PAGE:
So, back to houses. Part of every government’s mandate is to keep inflation low. How can you keep inflation running at less than 3%, when house prices are increasing at over 25% per annum? You can’t, of course (well, you can, but you then have to manipulate how the numbers are measured and reported, thus making a mockery of them as useful statistics… oh wait, that’s what they did, isn’t it?). In August 2007, I vaguely remember a UK newspaper headline proudly proclaiming that house prices in London were increasing at a rate of of about £ 1 per hour! How did people think that was sustainable? To say that a reversal of this, allowing more (mainly young) people onto the housing ladder, is somehow a problem seems to be a remarkable worldview.

Ross Clark of The Spectator explains further:

Another headline which has begun to annoy me is ‘75,000 people to lose their homes as recession bites’ attached to predictions that 75,000 properties will be repossessed in 2009. A huge number of the properties being repossessed, in fact, are not homes but buy-to-let investments, many of which have never even been lived in. In such cases, no one gets thrown out on the street: all that happens is that some get-rich-quick investors lose their dream of a fortune.

Equally irritating are some of the extravagant claims for the sums people have lost over the past year, not least the money which has vanished with Bernard Madoff’s Ponzi scheme. Sure enough, victims have lost a lot of money, but if you invest $10,000 with a fraudster who later tells you that your investment has grown to $100,000 before the scheme collapses and you are left with nothing, you haven’t lost $100,000; you have lost $10,000. The higher amount of money never existed and therefore cannot be lost.

The final bit of bad thinking relates to deflation or stagflation (stagnant economic growth combined with soaring inflation). Stagflation is certainly a huge concern. But is deflation, when prices (on average) fall? This is what you’d believe if you read the financial press. Yet, is the threat of falling prices really something that will destroy the economy?

The best analogy is the computer industry of my childhood. In the early 1980s, when home computers were new, their development happened at unbelievable speed. You really did need to upgrade both hardware and software about once a year. And every time you went to buy a new computer, you discovered that only was the new model vastly superior to your old outdated model, it was also unbelievably cheaper. Quality increased exponentially, while prices fell. This is what we are being told will be a nightmare for our economy. Yet, it didn’t do the computer much harm, did it?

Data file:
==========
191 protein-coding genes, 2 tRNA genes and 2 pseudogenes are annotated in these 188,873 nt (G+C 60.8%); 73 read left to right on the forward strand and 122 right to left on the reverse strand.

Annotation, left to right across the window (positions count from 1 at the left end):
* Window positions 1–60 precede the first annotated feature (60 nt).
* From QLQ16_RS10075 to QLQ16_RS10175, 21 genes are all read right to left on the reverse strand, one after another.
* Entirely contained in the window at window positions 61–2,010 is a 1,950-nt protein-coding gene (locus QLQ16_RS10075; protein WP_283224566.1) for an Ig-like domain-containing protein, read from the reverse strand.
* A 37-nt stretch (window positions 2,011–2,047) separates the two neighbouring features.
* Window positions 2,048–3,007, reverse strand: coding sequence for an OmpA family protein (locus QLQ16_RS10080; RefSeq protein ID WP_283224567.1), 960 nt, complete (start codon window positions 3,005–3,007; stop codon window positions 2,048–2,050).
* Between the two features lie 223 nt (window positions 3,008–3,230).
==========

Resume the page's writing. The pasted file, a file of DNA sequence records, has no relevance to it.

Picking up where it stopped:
The real danger of deflation is not that goods and services keep getting cheaper. The problem is that debts will grow in real terms and this would leave many of those in debt unable to pay their debts.

I will leave the final word of this mini-rant to Ross Clark:

But the biggest prize in the financial nonsense awards goes to all those folksy pieces about how we are surviving the credit crunch by recreating the wartime spirit. I am going to scream if I read one more newspaper article claiming that we can all ‘beat the credit crunch by growing our own vegetables’. There may be a shortage of credit, but our food supplies are not being attacked by U-boats and there is no shortage of cheap food. Growing your own fresh vegetables is all very nice, but unless you are going to do it on an agricultural scale you are not going to save money by doing so, or certainly not enough to pay off your mortgage arrears. You could save money by eschewing processed food and making your own from raw ingredients, but you don’t have to grow them yourself: a quantity of potatoes large enough to feed a family for a week can be had for a tenner. In any case most new houses, which tend to be the most heavily mortgaged, have tiny gardens or none at all, so where are these credit-crunched families supposed to grow their subsistence nosh?

Anyone caught out by the credit crunch would do better to take off the wellies and spend their time reading a book on basic economics. They might then learn, for example, that no, it wasn’t a good idea to buy ten buy-to-lets in Newcastle on a million-pound mortgage in the belief that tenants could be conjured out of thin air and that property prices only ever go up.